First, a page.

It was unexpected when the news broke last Sunday that singer/songwriter Hal Ketchum has been forced to retire from performing due to a serious health issue: Alzheimer’s and Dementia. It marks a sad end to a long and interesting career.

Born in Greenwich, New York in 1953, his great-grandfather had emigrated from Cork, Ireland to upstate N.Y. Hal spent the early days of his career in Texas with his Austin-based band The Alibis. He remembered, “We paid our dues and played every beer joint and honky-tonk in a 50-mile radius of Austin, where we cut our first record in a horse barn.” Ketchum also spent some time at the famous Gruene Hall in Gruene, Texas in the those early days working on the venue’s wooden fence. He last played there in September.

In 1991, Hal scored the first of his 17 singles on the Billboard country chart, “Small Town Saturday Night.” It peaked at #2 as would later hits like “Past the Point of Rescue” and “Hearts Are Gonna Roll.” Soon after, Ketchum became a member of the Grand Ole Opry.

Knowing that Hal hadn’t performed in several months and knowing there was speculation as to why floating around the Internet, his wife Andrea posted on the artist’s Facebook page, “Unfortunately, Hal is suffering from Alzheimer’s/Dementia.” She added he had been battling this for some time now, “but because of his love for his fans, he continued performing as long as it was possible.” Andrea announced “now it’s time for Hall to stay home with loved ones.” In a reassuring tone, she continued, “Hal is otherwise healthy and happy, enjoying time with his family and friends” and promised to read Facebook comments to him.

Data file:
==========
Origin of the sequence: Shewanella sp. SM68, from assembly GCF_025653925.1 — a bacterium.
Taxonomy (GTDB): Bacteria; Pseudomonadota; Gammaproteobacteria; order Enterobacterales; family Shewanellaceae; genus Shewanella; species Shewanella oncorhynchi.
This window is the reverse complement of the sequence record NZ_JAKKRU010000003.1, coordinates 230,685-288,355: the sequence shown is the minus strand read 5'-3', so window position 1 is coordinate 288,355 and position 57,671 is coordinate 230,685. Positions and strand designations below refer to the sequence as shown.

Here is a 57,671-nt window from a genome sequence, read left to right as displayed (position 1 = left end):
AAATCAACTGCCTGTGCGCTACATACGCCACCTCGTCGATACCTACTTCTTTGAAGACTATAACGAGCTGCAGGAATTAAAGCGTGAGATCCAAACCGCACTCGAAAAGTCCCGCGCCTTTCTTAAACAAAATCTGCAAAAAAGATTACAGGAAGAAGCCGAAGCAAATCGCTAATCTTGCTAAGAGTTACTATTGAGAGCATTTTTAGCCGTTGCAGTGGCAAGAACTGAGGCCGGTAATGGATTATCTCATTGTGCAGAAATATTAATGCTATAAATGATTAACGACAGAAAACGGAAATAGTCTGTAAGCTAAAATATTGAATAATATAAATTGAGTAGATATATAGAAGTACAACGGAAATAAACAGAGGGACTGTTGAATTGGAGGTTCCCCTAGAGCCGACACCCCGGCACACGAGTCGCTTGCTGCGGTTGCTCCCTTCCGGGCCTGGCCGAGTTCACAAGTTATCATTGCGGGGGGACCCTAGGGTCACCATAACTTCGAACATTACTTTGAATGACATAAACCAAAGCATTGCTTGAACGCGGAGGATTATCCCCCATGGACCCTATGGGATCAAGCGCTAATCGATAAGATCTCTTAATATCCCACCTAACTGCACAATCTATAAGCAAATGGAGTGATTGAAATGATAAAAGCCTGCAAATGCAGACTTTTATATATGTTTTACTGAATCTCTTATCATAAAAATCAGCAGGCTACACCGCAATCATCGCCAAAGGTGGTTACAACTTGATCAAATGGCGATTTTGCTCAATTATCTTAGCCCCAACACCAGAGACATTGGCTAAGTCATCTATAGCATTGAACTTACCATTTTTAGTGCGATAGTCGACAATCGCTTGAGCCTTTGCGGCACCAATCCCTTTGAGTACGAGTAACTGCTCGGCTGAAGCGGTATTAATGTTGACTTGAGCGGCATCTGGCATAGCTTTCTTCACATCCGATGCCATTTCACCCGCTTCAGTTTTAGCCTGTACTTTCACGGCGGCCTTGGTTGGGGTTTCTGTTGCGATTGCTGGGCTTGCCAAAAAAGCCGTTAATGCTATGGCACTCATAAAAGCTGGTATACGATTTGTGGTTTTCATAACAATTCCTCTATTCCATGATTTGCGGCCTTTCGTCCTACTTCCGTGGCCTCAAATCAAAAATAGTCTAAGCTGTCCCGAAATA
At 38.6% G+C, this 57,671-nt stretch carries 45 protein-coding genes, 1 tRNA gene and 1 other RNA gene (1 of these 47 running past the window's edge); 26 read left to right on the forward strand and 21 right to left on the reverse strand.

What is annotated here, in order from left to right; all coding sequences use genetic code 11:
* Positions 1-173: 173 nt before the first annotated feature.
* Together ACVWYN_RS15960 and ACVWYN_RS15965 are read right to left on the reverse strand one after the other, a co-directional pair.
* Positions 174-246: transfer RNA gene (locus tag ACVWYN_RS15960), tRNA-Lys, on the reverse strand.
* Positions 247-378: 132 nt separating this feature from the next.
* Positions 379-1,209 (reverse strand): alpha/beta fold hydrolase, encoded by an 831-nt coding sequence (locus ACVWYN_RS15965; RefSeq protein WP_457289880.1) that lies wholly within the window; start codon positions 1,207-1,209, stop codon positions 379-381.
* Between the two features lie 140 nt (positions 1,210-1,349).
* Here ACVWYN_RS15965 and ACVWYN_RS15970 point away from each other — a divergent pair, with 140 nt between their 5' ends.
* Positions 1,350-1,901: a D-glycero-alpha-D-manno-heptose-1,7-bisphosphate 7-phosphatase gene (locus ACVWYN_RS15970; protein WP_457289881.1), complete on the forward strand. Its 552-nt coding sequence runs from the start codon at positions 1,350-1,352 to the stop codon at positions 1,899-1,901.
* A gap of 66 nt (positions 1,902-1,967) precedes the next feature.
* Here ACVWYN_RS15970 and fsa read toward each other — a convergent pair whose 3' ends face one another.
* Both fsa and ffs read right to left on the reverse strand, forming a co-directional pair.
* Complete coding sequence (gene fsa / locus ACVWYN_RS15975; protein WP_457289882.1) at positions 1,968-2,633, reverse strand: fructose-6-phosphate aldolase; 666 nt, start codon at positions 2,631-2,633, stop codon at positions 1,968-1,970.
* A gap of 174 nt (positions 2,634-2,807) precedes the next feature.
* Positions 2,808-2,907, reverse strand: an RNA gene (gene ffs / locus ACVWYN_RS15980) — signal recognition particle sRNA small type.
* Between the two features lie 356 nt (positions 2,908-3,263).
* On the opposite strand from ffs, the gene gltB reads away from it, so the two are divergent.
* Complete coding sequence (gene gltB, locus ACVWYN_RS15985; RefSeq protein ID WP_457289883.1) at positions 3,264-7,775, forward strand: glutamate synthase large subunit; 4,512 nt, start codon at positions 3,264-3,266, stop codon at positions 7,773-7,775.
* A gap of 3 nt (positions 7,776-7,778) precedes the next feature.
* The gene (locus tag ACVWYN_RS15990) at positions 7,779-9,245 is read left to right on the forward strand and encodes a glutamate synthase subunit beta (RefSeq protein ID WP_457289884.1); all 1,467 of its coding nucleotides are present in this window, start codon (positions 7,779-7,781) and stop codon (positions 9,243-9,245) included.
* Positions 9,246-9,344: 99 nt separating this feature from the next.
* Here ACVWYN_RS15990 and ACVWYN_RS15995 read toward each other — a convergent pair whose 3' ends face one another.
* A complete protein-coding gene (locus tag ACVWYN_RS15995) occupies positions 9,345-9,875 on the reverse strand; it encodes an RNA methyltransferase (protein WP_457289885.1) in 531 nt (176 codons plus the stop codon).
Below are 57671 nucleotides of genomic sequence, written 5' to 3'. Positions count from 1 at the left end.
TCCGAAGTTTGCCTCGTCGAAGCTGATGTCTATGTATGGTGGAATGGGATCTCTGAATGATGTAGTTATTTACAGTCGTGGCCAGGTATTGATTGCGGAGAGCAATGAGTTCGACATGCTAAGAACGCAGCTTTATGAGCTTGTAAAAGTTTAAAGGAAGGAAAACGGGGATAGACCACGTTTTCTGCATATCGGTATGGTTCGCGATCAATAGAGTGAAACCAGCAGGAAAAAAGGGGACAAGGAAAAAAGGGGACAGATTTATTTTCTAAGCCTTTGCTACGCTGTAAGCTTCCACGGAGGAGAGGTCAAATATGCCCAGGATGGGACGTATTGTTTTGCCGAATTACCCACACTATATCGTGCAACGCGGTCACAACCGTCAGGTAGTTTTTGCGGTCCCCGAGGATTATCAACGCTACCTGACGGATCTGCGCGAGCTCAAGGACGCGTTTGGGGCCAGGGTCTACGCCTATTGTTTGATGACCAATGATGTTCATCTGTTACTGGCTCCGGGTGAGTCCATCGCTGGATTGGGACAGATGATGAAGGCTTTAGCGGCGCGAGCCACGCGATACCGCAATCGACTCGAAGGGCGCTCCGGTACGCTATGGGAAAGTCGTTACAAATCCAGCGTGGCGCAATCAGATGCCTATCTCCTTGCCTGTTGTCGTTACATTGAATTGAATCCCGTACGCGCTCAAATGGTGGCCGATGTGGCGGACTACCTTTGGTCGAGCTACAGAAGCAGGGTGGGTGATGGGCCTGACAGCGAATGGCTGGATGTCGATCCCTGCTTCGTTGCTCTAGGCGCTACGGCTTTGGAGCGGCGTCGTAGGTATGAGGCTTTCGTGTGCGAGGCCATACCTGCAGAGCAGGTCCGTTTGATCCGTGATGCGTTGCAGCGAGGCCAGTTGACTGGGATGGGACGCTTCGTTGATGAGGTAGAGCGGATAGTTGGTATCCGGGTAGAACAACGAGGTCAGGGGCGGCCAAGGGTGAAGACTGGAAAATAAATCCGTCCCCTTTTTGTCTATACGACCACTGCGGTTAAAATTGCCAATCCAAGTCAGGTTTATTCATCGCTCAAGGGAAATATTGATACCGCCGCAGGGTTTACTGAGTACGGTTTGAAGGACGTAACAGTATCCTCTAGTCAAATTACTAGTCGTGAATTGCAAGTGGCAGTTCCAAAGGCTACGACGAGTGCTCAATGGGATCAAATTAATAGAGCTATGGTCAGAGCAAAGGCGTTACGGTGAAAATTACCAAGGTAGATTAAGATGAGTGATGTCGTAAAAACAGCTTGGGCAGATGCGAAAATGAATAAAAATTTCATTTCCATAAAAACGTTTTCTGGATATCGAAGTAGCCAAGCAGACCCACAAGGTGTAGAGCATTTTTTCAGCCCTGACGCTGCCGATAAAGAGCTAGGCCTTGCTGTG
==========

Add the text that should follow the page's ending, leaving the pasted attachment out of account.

Many comments have since been posted by such established songwriters as Wood Newton, Frank Myers and Pat Alger. Pat, who is a co-writer of “Small Town Saturday Night,” posted, “Hal is a big part of my life. His talent is enormous exceeded only by the size of his heart. His passion for his art and the deep love for his family are his legacy. His interpretation of the songs was always committed and I will always be honored that the first time he co-wrote a song it was with me. You all are always in my thoughts. God bless.”

After having witnessed what this disease did to the late Glen Campbell and seeing what his family and close friends had to go through, it’s with a profound sense of déjà vu to see it afflict another remarkable talent. Thoughts and prayers are with Hal, his family, friends and fans.